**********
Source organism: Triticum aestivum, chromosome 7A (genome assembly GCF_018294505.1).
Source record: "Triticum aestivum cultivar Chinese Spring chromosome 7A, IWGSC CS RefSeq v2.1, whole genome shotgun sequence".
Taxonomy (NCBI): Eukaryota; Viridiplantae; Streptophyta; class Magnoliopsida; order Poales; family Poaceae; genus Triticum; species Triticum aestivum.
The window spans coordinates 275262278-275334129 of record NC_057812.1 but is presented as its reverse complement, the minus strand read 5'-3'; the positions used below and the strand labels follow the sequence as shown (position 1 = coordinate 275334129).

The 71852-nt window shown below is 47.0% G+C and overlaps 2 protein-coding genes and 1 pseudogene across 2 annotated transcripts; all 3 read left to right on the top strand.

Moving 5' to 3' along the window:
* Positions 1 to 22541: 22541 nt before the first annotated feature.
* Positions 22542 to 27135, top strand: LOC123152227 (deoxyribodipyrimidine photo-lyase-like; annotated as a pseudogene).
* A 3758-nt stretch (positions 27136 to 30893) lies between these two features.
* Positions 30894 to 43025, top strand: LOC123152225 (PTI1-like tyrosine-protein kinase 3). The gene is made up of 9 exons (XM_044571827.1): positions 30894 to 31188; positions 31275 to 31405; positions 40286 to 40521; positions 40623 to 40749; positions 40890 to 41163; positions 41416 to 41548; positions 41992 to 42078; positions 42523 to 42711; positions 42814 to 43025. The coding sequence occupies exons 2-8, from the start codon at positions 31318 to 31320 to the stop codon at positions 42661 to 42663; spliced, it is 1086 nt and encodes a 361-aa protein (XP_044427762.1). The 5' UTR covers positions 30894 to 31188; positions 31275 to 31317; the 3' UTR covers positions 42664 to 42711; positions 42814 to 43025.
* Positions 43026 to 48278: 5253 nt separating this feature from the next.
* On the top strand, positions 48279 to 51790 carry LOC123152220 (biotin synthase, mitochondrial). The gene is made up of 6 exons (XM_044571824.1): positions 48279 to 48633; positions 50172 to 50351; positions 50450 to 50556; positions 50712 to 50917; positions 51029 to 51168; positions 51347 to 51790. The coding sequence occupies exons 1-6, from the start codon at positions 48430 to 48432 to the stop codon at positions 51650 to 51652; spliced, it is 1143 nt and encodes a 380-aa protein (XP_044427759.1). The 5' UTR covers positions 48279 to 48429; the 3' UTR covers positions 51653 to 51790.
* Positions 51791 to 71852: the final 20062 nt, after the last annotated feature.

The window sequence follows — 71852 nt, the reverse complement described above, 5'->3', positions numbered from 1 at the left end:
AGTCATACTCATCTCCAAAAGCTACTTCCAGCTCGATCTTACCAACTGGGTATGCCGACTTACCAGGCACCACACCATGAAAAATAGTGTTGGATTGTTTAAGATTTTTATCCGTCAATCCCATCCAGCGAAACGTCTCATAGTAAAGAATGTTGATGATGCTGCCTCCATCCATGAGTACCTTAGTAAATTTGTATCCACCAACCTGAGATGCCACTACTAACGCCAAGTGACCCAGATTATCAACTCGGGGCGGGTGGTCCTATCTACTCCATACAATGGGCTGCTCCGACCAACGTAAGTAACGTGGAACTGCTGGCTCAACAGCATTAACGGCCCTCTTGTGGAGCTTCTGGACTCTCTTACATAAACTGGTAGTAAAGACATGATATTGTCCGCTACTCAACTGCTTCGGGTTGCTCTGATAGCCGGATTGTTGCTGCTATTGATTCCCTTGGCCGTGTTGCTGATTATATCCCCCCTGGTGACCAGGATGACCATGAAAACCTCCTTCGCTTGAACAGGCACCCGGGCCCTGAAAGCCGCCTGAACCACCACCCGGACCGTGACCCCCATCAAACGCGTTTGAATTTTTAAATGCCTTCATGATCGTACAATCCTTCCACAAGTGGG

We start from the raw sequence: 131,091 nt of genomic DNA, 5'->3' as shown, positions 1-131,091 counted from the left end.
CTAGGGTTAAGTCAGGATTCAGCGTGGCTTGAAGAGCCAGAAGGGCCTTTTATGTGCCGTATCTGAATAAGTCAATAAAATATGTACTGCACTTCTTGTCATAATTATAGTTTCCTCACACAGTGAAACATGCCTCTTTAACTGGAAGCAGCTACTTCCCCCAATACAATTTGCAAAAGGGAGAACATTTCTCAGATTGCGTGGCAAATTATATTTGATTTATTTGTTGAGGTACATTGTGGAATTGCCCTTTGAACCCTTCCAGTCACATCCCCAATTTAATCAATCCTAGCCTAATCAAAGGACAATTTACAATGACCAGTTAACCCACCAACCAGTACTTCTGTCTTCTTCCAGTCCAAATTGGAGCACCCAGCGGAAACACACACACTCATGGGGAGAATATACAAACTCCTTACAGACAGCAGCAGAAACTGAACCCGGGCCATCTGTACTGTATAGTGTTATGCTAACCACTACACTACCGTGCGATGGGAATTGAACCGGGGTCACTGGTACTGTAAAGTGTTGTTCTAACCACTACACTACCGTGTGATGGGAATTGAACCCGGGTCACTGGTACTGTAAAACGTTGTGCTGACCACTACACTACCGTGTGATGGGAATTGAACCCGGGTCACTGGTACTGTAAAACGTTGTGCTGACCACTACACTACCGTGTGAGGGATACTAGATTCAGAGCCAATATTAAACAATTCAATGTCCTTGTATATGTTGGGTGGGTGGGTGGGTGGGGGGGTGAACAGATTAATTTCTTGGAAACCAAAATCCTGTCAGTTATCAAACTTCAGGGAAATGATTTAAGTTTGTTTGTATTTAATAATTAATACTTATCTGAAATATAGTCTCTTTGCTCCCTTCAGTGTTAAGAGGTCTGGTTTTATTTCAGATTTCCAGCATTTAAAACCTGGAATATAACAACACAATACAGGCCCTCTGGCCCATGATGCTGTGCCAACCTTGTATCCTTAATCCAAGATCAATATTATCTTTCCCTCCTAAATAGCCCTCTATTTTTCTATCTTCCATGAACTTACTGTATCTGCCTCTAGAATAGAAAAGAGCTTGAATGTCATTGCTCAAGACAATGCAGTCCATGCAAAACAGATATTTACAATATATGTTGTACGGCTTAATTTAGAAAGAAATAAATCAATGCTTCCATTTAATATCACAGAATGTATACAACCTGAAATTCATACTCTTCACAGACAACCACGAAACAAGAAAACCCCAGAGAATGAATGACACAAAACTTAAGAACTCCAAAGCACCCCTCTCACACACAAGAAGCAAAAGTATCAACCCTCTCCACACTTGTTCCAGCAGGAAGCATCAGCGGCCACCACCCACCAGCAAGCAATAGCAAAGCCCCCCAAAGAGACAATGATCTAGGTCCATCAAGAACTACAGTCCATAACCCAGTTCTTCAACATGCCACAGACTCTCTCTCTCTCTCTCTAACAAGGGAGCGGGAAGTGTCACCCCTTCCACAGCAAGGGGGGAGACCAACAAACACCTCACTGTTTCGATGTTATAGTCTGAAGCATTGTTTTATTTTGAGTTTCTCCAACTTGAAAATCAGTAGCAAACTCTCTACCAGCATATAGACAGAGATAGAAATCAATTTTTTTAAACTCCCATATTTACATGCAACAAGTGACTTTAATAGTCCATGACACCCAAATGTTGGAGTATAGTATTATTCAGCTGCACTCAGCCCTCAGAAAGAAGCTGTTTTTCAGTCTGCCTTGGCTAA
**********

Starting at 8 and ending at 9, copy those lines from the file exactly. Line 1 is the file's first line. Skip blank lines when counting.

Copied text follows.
* Positions 22542 to 27135, top strand: LOC123152227 (deoxyribodipyrimidine photo-lyase-like; annotated as a pseudogene).
* A 3758-nt stretch (positions 27136 to 30893) lies between these two features.